•at the end of each workday.
Follow the rule that replaces the filter soonest.
REMEMBER: Respirators only protect you from breathing chemicals. Most of the time when pesticides are used, protecting your skin is also important.”

Excerpted from California Department of Pesticide Regulation’s publication PSIS A-5.

Employers are required to provide complete information about the chemicals that you may be applying and their effects on you and the environment, and they are required as well to provide working, fitted protective equipment, including gas masks for volatile chemicals. If these excerpts frighten you or make you angry, read the fine print on the bottle,  ask questions, and don’t work with a chemical until you understand the risks–find your employer’s Material Safety Data Sheets for the chemicals that you apply and READ ON!!!

Pest management for your sweetie: Cacao Pesticide Public Relations poster–Thoughts?

22 Mar
A Russell Stovers box of milk chocolates.

A Russell Stovers box of milk chocolates. (Photo credit: Wikipedia)


An industry poster (above) shows a picture of a heart-shaped box of chocolates with all but one of the chocolates missing, a vivid depiction of the impact of pests, particularly a fungus commonly known as black pod disease, has on this tropical crop where no pest control is applied. The poster advocates for “modern agricultural approaches”, implying that the chemical industry should be thanked for the rest of the box of chocolates in the image, the chocolate harvest to which we have become accustomed (example at right).

I researched the pest management options available to cacao growers and found that black pod disease is one of the primary pests in cacao, resistant varieties of the crop are not resistant enough to ward off the disease, beneficial fungi such as Trichoderma give about 50% control of the pest, but fungicides like Kocide give almost complete control of the pest.

1. What is this fungicide, Kocide? Copper Hydroxide.

2. Who makes it and what kinds of precautions should be taken when using this material? This is a basic salt of copper and it is most hazardous if you inhale it, causing lung and kidney problems. It is also very hazardous to inhale as a gas if it were exposed to fire. Handlers should wear long sleeves and protection against breathing the wettable powder or the spray.

3. Does it harm nontarget species? How long does it stick around? Copper hydroxide is very toxic to aquatic invertebrates like daphnia, the classic ‘canary in the coal mine’ of water bugs. This substance should not get into waterways, and empty containers need to be disposed of as hazardous waste because it is a heavy metal and is regulated as hazardous waste. Copper binds tightly to the soil and may reside there for a long time in a not-very available form, but repeated use of this pesticide might result in buildup of this naturally occurring metal in the soil.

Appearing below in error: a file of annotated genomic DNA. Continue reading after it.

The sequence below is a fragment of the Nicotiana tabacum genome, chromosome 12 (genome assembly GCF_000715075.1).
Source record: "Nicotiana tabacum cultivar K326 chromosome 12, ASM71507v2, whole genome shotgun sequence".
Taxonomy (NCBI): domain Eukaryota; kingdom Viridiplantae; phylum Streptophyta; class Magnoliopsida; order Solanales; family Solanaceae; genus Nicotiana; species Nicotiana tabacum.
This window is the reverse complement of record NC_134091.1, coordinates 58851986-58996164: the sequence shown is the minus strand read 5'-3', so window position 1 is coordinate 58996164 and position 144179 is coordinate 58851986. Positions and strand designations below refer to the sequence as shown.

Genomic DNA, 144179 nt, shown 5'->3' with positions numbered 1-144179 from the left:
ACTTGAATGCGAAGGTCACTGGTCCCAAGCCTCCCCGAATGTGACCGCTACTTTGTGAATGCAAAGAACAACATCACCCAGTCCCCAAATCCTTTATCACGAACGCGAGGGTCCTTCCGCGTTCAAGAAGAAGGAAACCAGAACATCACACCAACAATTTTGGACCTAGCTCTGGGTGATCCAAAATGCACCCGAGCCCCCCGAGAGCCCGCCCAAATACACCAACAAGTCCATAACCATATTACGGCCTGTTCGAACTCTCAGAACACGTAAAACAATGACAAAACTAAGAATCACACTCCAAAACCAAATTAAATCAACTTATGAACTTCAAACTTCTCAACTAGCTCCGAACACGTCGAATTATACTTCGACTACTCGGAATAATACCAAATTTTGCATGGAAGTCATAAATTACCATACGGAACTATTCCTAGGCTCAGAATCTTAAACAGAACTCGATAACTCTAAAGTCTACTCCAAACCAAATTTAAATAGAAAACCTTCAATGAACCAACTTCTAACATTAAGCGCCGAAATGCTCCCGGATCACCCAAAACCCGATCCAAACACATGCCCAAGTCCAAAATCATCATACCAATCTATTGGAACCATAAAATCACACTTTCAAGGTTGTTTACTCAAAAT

OP-ED: What are the implications for chocolate growers around the world?
Deberdt’s article mentions that most farmers in Cameroon, a cacao growing country, cannot afford the chemical fungicide and may experience up to 100% loss of their crop, validating the poster’s depiction of the losses that the untreated disease can cause. Copper hydroxide is a real option for improving yields and livelihoods of these farmers and they probably would use it if they could afford it. Biological controls like beneficial fungi might be a good compromise because they have some carry-over effects to the following year, so farmers can buy them every few years and get some relief from the black pod disease. I actually do agree with this industry poster and feel that this particular fungicide, if used away from waterways and if care is taken to prevent inhaling this product, can make a big difference in the lives of growers and I will still eat cacao!

Well-Water Consumption and Parkinson’s Disease in Rural California.

4 Mar

Why are there no pesticide well water standards? I have spoken to landowners who would rather not have their well water tested for fear that their property values will go down. Aquifers are connected.

Gatto NM, Cockburn M, Bronstein J, Manthripragada AD, Ritz B, 2009 Well-Water Consumption and Parkinson’s Disease in Rural California. Environ Health Perspect 117(12): doi:10.1289/ehp.0900852

Why it is important to read the herbicide label for recommended rate and ‘INACTIVE’ ingredients . . .

29 Feb

How many people read the label before going out and spraying the weeds in their back yards? Home owners are renowned for believing that if some is good, more must be better. Do they use protective gear like long sleeves? “In the summer? Are you kidding? No way!” What about the inactive ingredients? Obviously if they are inactive ingredients they must be less toxic than the active ones, right? WRONG!
A few weeks ago in my Weed Science course at UC Davis (a fabulous class, I recommend it highly), I learned that much suffering could have been averted if only Agent Orange were made more carefully, without as much Dioxin (a very hazardous contaminant that was not needed for defoliation, but was sprayed right along with the defoliants during the Vietnam War).
In a 5 part series, the Chicago Tribune Watchdog column story goes into some depth and interviews victims of this manufacturing oversight.

Check it out. Why is this not taught in history class? We have enough chemistry to understand this in high school. Please give us your 2 cents on this one!!